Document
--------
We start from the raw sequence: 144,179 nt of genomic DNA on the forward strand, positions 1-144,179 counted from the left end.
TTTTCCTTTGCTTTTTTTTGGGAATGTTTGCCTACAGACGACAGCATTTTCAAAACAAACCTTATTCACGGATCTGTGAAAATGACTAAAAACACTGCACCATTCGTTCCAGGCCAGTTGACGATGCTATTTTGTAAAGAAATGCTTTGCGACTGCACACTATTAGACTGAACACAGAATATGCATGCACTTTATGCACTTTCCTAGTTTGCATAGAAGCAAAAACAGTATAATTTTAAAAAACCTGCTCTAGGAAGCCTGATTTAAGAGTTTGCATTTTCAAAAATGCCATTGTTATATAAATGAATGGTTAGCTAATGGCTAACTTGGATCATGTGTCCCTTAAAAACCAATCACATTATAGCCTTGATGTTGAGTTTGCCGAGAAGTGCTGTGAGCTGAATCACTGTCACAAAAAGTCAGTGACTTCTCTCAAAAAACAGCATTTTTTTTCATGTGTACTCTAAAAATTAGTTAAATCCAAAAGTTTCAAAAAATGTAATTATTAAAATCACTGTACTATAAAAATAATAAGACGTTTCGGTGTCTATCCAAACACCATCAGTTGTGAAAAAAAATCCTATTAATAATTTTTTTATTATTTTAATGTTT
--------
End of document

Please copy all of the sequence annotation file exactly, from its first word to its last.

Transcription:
We start from the raw sequence: 144,179 nt of genomic DNA on the forward strand, positions 1-144,179 counted from the left end.
TTTTCCTTTGCTTTTTTTTGGGAATGTTTGCCTACAGACGACAGCATTTTCAAAACAAACCTTATTCACGGATCTGTGAAAATGACTAAAAACACTGCACCATTCGTTCCAGGCCAGTTGACGATGCTATTTTGTAAAGAAATGCTTTGCGACTGCACACTATTAGACTGAACACAGAATATGCATGCACTTTATGCACTTTCCTAGTTTGCATAGAAGCAAAAACAGTATAATTTTAAAAAACCTGCTCTAGGAAGCCTGATTTAAGAGTTTGCATTTTCAAAAATGCCATTGTTATATAAATGAATGGTTAGCTAATGGCTAACTTGGATCATGTGTCCCTTAAAAACCAATCACATTATAGCCTTGATGTTGAGTTTGCCGAGAAGTGCTGTGAGCTGAATCACTGTCACAAAAAGTCAGTGACTTCTCTCAAAAAACAGCATTTTTTTTCATGTGTACTCTAAAAATTAGTTAAATCCAAAAGTTTCAAAAAATGTAATTATTAAAATCACTGTACTATAAAAATAATAAGACGTTTCGGTGTCTATCCAAACACCATCAGTTGTGAAAAAAAATCCTATTAATAATTTTTTTATTATTTTAATGTTT